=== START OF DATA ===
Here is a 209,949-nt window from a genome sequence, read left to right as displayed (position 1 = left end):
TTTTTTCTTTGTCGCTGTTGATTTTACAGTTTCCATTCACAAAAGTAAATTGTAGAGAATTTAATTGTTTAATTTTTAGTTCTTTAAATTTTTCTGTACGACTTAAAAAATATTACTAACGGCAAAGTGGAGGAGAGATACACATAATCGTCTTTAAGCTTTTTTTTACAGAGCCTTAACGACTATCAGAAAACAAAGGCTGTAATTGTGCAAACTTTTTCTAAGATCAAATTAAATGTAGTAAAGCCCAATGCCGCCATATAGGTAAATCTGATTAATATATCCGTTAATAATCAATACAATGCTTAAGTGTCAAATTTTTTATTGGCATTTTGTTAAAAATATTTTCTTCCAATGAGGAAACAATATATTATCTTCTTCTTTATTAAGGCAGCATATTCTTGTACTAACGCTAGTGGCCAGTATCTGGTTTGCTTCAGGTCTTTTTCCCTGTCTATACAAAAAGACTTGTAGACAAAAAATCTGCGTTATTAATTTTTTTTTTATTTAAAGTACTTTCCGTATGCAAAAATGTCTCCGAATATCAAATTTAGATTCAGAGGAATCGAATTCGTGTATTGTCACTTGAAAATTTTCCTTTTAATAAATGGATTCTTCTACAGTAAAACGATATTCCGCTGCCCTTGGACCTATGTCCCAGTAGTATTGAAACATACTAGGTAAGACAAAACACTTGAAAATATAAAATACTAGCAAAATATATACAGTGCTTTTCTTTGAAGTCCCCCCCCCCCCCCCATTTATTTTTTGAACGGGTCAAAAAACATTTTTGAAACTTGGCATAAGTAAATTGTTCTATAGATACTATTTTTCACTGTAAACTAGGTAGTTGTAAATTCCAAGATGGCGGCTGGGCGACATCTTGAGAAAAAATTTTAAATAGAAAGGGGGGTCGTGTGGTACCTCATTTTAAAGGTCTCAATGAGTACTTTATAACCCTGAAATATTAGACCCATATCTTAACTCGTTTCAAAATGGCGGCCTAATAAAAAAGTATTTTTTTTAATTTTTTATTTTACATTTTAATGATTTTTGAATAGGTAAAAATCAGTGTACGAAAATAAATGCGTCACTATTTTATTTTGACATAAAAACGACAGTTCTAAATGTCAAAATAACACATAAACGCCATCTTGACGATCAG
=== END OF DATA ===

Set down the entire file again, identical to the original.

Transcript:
Here is a 209,949-nt window from a genome sequence, read left to right as displayed (position 1 = left end):
TTTTTTCTTTGTCGCTGTTGATTTTACAGTTTCCATTCACAAAAGTAAATTGTAGAGAATTTAATTGTTTAATTTTTAGTTCTTTAAATTTTTCTGTACGACTTAAAAAATATTACTAACGGCAAAGTGGAGGAGAGATACACATAATCGTCTTTAAGCTTTTTTTTACAGAGCCTTAACGACTATCAGAAAACAAAGGCTGTAATTGTGCAAACTTTTTCTAAGATCAAATTAAATGTAGTAAAGCCCAATGCCGCCATATAGGTAAATCTGATTAATATATCCGTTAATAATCAATACAATGCTTAAGTGTCAAATTTTTTATTGGCATTTTGTTAAAAATATTTTCTTCCAATGAGGAAACAATATATTATCTTCTTCTTTATTAAGGCAGCATATTCTTGTACTAACGCTAGTGGCCAGTATCTGGTTTGCTTCAGGTCTTTTTCCCTGTCTATACAAAAAGACTTGTAGACAAAAAATCTGCGTTATTAATTTTTTTTTTATTTAAAGTACTTTCCGTATGCAAAAATGTCTCCGAATATCAAATTTAGATTCAGAGGAATCGAATTCGTGTATTGTCACTTGAAAATTTTCCTTTTAATAAATGGATTCTTCTACAGTAAAACGATATTCCGCTGCCCTTGGACCTATGTCCCAGTAGTATTGAAACATACTAGGTAAGACAAAACACTTGAAAATATAAAATACTAGCAAAATATATACAGTGCTTTTCTTTGAAGTCCCCCCCCCCCCCCCATTTATTTTTTGAACGGGTCAAAAAACATTTTTGAAACTTGGCATAAGTAAATTGTTCTATAGATACTATTTTTCACTGTAAACTAGGTAGTTGTAAATTCCAAGATGGCGGCTGGGCGACATCTTGAGAAAAAATTTTAAATAGAAAGGGGGGTCGTGTGGTACCTCATTTTAAAGGTCTCAATGAGTACTTTATAACCCTGAAATATTAGACCCATATCTTAACTCGTTTCAAAATGGCGGCCTAATAAAAAAGTATTTTTTTTAATTTTTTATTTTACATTTTAATGATTTTTGAATAGGTAAAAATCAGTGTACGAAAATAAATGCGTCACTATTTTATTTTGACATAAAAACGACAGTTCTAAATGTCAAAATAACACATAAACGCCATCTTGACGATCAG